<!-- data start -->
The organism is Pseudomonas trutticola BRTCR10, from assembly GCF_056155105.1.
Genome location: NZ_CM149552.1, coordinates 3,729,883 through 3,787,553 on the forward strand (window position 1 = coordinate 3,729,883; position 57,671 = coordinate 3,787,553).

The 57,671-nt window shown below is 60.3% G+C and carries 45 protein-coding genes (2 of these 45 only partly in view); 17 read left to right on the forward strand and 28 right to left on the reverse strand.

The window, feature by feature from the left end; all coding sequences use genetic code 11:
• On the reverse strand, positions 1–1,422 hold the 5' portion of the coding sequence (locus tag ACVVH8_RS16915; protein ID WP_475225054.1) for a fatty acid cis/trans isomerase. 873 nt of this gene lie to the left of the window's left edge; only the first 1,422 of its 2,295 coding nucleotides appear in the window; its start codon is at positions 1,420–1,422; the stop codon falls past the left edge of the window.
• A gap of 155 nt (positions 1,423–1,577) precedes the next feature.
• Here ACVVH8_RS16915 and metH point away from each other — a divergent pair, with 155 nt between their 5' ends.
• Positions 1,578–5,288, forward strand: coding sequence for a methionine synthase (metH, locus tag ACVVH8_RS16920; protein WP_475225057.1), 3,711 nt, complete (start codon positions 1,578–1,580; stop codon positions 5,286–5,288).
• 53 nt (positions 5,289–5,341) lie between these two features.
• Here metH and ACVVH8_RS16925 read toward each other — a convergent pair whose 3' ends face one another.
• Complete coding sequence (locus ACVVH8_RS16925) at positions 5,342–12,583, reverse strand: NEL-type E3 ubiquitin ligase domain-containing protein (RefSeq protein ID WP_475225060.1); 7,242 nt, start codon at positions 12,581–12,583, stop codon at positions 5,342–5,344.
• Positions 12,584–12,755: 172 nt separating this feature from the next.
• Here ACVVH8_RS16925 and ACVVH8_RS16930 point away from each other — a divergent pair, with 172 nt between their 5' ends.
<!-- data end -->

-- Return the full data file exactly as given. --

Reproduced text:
The organism is Pseudomonas trutticola BRTCR10, from assembly GCF_056155105.1.
Genome location: NZ_CM149552.1, coordinates 3,729,883 through 3,787,553 on the forward strand (window position 1 = coordinate 3,729,883; position 57,671 = coordinate 3,787,553).

The 57,671-nt window shown below is 60.3% G+C and carries 45 protein-coding genes (2 of these 45 only partly in view); 17 read left to right on the forward strand and 28 right to left on the reverse strand.

The window, feature by feature from the left end; all coding sequences use genetic code 11:
• On the reverse strand, positions 1–1,422 hold the 5' portion of the coding sequence (locus tag ACVVH8_RS16915; protein ID WP_475225054.1) for a fatty acid cis/trans isomerase. 873 nt of this gene lie to the left of the window's left edge; only the first 1,422 of its 2,295 coding nucleotides appear in the window; its start codon is at positions 1,420–1,422; the stop codon falls past the left edge of the window.
• A gap of 155 nt (positions 1,423–1,577) precedes the next feature.
• Here ACVVH8_RS16915 and metH point away from each other — a divergent pair, with 155 nt between their 5' ends.
• Positions 1,578–5,288, forward strand: coding sequence for a methionine synthase (metH, locus tag ACVVH8_RS16920; protein WP_475225057.1), 3,711 nt, complete (start codon positions 1,578–1,580; stop codon positions 5,286–5,288).
• 53 nt (positions 5,289–5,341) lie between these two features.
• Here metH and ACVVH8_RS16925 read toward each other — a convergent pair whose 3' ends face one another.
• Complete coding sequence (locus ACVVH8_RS16925) at positions 5,342–12,583, reverse strand: NEL-type E3 ubiquitin ligase domain-containing protein (RefSeq protein ID WP_475225060.1); 7,242 nt, start codon at positions 12,581–12,583, stop codon at positions 5,342–5,344.
• Positions 12,584–12,755: 172 nt separating this feature from the next.
• Here ACVVH8_RS16925 and ACVVH8_RS16930 point away from each other — a divergent pair, with 172 nt between their 5' ends.